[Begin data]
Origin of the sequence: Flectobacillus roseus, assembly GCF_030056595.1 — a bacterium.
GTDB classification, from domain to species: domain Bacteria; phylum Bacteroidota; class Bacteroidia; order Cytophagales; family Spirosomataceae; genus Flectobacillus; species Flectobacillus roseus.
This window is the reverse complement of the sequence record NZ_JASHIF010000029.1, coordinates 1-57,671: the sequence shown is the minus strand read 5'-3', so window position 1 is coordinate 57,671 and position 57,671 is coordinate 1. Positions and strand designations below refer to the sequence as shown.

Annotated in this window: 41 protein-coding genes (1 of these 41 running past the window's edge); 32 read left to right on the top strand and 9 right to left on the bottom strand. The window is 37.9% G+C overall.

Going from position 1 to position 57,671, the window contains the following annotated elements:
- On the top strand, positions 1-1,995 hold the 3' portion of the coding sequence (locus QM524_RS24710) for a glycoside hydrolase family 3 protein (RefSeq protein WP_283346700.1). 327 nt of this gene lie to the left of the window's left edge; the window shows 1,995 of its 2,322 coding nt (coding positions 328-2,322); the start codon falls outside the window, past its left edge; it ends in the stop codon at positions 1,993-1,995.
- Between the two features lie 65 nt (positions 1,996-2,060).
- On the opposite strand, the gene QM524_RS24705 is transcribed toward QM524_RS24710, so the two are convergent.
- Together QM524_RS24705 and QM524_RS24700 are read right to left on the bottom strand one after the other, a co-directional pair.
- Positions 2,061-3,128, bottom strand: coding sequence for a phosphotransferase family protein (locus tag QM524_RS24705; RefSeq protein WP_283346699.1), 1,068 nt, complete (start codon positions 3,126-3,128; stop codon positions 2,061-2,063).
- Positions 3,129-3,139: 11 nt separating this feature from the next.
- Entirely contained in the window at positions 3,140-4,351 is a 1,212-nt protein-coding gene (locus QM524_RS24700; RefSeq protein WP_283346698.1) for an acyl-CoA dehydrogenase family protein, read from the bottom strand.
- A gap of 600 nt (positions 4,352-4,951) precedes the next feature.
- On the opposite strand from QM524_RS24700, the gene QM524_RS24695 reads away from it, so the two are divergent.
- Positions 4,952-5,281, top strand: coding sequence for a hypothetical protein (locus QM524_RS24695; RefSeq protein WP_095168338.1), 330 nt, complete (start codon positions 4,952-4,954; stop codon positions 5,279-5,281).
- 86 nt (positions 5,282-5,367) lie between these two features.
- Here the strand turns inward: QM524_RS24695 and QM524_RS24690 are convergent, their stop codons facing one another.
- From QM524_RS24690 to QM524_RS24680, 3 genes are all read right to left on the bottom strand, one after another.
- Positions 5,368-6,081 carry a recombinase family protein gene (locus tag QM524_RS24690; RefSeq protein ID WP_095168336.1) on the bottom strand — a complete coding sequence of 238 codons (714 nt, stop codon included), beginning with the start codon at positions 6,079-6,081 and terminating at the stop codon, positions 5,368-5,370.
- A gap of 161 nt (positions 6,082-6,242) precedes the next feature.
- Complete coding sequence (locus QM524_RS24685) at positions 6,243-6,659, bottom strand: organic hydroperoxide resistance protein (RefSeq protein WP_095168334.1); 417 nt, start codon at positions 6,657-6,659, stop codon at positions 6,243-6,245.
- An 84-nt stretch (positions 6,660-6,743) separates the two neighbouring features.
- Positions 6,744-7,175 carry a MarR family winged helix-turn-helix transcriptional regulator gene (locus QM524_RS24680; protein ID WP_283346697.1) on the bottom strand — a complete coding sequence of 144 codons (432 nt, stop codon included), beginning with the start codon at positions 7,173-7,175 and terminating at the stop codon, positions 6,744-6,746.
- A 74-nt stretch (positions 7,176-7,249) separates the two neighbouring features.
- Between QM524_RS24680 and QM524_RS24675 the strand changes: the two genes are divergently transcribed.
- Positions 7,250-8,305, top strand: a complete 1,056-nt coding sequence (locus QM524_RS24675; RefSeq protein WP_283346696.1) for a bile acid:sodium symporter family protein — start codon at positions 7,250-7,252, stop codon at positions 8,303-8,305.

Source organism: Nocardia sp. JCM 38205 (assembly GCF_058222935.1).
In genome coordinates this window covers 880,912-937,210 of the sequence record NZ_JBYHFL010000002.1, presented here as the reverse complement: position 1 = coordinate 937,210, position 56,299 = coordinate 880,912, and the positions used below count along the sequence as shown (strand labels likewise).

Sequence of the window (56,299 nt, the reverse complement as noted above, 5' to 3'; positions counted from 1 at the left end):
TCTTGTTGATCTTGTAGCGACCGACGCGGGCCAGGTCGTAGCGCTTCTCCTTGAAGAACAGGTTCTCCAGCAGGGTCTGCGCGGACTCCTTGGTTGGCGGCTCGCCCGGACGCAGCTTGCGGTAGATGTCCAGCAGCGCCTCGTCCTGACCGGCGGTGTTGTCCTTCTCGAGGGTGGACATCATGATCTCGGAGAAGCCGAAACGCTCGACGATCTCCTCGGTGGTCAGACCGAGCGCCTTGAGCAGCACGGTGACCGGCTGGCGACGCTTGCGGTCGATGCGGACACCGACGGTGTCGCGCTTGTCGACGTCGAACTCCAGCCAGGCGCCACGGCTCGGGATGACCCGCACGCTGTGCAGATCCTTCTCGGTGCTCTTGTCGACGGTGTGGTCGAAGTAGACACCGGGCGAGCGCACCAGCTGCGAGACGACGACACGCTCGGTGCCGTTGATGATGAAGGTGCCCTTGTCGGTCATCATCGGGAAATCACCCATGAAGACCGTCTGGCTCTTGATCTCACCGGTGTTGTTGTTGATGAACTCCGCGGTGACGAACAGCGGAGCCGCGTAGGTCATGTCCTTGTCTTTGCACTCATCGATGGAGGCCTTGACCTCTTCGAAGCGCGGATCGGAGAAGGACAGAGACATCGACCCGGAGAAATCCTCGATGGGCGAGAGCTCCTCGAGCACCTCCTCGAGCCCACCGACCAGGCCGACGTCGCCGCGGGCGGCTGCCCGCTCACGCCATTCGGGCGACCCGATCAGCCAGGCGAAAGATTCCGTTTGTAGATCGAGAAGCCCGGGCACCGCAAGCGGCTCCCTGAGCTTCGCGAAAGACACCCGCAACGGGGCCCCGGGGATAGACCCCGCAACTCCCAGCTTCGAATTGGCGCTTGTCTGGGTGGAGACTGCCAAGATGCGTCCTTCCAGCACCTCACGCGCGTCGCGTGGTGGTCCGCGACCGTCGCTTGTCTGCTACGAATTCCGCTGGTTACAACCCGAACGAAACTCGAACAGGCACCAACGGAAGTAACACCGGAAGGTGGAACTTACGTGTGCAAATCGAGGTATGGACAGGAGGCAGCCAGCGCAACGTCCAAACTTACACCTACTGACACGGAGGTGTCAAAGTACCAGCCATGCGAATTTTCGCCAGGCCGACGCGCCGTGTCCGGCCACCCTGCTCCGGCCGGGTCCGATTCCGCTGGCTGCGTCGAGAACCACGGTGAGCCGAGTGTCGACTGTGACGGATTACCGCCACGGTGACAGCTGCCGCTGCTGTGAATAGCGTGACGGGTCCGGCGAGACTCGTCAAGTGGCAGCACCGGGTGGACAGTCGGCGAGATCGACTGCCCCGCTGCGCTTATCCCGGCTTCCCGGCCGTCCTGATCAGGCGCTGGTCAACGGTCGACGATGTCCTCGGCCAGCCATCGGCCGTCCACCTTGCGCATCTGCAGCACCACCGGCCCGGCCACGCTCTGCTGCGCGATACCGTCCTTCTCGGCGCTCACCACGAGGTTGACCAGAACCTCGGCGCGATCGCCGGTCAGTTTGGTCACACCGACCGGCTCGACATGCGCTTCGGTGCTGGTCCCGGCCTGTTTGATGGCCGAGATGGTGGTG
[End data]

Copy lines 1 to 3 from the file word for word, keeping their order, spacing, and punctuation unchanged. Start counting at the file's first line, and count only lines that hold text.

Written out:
Origin of the sequence: Flectobacillus roseus, assembly GCF_030056595.1 — a bacterium.
GTDB classification, from domain to species: domain Bacteria; phylum Bacteroidota; class Bacteroidia; order Cytophagales; family Spirosomataceae; genus Flectobacillus; species Flectobacillus roseus.
This window is the reverse complement of the sequence record NZ_JASHIF010000029.1, coordinates 1-57,671: the sequence shown is the minus strand read 5'-3', so window position 1 is coordinate 57,671 and position 57,671 is coordinate 1. Positions and strand designations below refer to the sequence as shown.